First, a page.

It’s no longer morning.
The weight of the day pushes into
my eyes nose shoulders mouth it’s ok
I am going for a walk I am looking for
Alec Baldwin. He has come to me
and my neighborhood to hide inside our rain
no phones no lawyers no sunglasses just
this October heat wave in the city of
Seattle. My name is Tatyana Mishel and
I am searching for Alec Baldwin stowed away
somewhere in my hill-encrusted neighbor-
hood. I am a dolphin in a pod of air
swimming upstream and downstream.
Cars unroll their windows drivers make
eye contact smile like they know something
I wave at everyone hold my breath.
I am sure the sun will out
Alec like a stink bomb in a rabbit hole
he’ll explode from behind the glass of
his bloated middle age TV screen
he can’t hold the pale glare can’t keep
away from the candy dishes in the shops.
“It’s for the kids,” the pharmacist snaps
when I finger a baby Mars bar. “It’s for
Alec,” I reply and grab three pieces.
Striding low to the ground I am a mountain cat
as stealthy as Dick Cheney I am a 21st
century stalker and I feel okay hopping
from bush to bush I will not be tailed.
This Case of Alec Baldwin unfolds
between the hours of 10 am and 2 pm
three hot days before Halloween. I am
a hunter filled with kisses,
chocolate in my pocket I know Alec
has a sweet tooth. I know he’s sweating in
his giant rental all alone throwing knives
at a wall with a mural of Kim, God
I hope his kid’s not there I don’t need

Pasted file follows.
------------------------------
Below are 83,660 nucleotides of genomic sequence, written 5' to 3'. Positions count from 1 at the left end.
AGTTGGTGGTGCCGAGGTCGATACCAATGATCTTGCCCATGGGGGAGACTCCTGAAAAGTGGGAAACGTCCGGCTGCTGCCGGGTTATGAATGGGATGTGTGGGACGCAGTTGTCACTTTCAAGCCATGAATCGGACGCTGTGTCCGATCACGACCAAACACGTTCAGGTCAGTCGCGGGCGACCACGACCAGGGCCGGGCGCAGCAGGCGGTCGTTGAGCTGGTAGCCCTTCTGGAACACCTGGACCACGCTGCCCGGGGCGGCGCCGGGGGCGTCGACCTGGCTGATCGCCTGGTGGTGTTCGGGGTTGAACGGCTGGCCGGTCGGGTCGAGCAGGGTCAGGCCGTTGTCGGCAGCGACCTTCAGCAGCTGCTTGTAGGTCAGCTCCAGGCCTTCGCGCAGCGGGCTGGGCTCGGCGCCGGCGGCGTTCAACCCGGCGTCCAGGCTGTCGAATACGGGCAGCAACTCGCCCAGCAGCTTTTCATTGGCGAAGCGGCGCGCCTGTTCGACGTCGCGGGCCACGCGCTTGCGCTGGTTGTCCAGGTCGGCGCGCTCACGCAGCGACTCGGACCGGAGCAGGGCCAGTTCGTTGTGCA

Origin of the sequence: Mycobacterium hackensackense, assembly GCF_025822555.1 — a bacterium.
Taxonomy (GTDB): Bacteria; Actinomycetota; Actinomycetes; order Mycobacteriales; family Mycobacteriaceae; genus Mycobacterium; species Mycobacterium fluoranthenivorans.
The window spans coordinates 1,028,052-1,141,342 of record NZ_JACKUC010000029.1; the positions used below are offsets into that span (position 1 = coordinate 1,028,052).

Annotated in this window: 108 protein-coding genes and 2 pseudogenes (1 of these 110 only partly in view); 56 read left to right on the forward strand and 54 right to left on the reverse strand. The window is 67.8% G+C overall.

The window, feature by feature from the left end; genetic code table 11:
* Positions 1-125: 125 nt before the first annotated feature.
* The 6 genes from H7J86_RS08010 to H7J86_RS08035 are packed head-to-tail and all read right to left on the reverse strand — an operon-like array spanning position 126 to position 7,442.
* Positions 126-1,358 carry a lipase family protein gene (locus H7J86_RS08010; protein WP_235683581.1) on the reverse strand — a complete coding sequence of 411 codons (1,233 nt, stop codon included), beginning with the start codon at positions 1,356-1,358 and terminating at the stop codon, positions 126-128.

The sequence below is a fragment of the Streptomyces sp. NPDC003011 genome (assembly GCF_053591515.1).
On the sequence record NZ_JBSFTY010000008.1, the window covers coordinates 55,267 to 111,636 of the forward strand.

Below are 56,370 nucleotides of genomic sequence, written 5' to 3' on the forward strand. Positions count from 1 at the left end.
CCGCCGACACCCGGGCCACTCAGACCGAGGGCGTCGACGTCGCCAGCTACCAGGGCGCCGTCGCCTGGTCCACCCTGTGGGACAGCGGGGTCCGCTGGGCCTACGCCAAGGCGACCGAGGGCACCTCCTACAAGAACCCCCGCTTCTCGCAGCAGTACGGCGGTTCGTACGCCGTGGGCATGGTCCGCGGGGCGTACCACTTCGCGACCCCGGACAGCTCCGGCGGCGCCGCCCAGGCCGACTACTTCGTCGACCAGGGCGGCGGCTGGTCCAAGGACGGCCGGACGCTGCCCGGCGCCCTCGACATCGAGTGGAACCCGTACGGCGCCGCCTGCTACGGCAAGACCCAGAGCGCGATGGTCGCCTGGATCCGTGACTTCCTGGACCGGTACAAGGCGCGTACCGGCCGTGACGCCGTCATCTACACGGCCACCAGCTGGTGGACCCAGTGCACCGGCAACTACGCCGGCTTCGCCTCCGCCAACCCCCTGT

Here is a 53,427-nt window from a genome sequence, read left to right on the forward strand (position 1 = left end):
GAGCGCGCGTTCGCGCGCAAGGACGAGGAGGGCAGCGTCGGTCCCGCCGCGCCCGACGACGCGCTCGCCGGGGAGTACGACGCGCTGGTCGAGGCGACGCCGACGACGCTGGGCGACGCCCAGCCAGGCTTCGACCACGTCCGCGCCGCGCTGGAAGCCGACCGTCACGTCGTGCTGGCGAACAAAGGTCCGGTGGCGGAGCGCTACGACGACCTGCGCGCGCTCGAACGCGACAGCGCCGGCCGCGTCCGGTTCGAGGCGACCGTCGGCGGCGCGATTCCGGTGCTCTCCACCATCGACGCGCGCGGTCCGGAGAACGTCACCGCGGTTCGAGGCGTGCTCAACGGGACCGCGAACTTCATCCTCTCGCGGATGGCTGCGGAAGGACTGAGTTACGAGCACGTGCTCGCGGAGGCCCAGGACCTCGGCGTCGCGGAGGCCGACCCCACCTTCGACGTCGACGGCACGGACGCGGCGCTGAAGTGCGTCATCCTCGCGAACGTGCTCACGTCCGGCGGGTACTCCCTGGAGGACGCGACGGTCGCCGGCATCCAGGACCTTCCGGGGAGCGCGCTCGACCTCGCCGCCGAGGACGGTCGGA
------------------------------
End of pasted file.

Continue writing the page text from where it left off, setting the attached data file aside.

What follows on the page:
that kind of trouble. “Baldwin, Alec,”
I say into my cell phone and the operator,
female stutters back, “in Seattle?”
I hang up. I have on a pink T-shirt
a cream sweater tied at my waist I am
sporty and I can live with my original breasts
bouncing inside fibrous cotton. What I cannot
have is a nickname. My name is not Tat or Taty
or Tater. I could be Tatyana Baldwin no
Tatyana Mishel Baldwin that’s better.
I’m sick today or that’s the story I told my boss
even though my hair is full of waves my skin is
beige I am generally a brownish tone this is
not Alec’s type but I would be good for him
I’d put him on a diet of salmon and water
get him running let some air out of his body.
Sitting on a corner I try to collect my thoughts
but all I have is a flash of James Taylor
singing Sweet Baby James and shooting
up heroine left right and center. Alec understands
vices. Then: A bleat of sirens, a fire truck in
no hurry rolls by I run behind it yell,
“Are you going to Alec’s, is he OK?”
The beautiful shoulders riding on the back gives
me a princess wave, Oh brother they’re all
gay anyway. By now I’ve walked in a loop,
I have arm pit sweat yes, me, Tatyana Mishel no
middle name no nickname I believe
in circular patterns, standing work stations and Fibonacci
I have walked into the middle of my own personal spiral
call it a womb pattern where I began this pilgrimage
today at the market after hearing whispers
of “Alec” and “around here somewhere,”
so I buy three red dahlias and three peppermint chocolates—
in case his crazy-ass daughter is here, too.